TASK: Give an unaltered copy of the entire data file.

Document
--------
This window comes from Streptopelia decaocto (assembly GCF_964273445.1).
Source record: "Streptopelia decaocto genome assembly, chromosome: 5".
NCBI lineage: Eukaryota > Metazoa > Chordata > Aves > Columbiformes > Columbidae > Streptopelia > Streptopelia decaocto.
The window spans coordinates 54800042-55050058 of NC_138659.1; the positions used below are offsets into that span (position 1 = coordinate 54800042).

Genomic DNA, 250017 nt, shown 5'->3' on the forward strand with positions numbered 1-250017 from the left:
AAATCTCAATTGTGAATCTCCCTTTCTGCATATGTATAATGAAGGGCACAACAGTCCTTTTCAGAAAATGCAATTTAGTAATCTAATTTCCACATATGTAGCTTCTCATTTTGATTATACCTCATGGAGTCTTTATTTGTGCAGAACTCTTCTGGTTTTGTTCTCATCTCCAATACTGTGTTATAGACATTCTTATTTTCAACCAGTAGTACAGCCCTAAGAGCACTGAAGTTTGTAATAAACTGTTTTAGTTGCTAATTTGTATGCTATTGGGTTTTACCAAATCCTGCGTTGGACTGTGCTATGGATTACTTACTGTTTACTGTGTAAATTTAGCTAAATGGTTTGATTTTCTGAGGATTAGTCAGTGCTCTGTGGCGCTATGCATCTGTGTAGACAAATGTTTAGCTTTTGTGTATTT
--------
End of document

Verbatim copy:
This window comes from Streptopelia decaocto (assembly GCF_964273445.1).
Source record: "Streptopelia decaocto genome assembly, chromosome: 5".
NCBI lineage: Eukaryota > Metazoa > Chordata > Aves > Columbiformes > Columbidae > Streptopelia > Streptopelia decaocto.
The window spans coordinates 54800042-55050058 of NC_138659.1; the positions used below are offsets into that span (position 1 = coordinate 54800042).

Genomic DNA, 250017 nt, shown 5'->3' on the forward strand with positions numbered 1-250017 from the left:
AAATCTCAATTGTGAATCTCCCTTTCTGCATATGTATAATGAAGGGCACAACAGTCCTTTTCAGAAAATGCAATTTAGTAATCTAATTTCCACATATGTAGCTTCTCATTTTGATTATACCTCATGGAGTCTTTATTTGTGCAGAACTCTTCTGGTTTTGTTCTCATCTCCAATACTGTGTTATAGACATTCTTATTTTCAACCAGTAGTACAGCCCTAAGAGCACTGAAGTTTGTAATAAACTGTTTTAGTTGCTAATTTGTATGCTATTGGGTTTTACCAAATCCTGCGTTGGACTGTGCTATGGATTACTTACTGTTTACTGTGTAAATTTAGCTAAATGGTTTGATTTTCTGAGGATTAGTCAGTGCTCTGTGGCGCTATGCATCTGTGTAGACAAATGTTTAGCTTTTGTGTATTT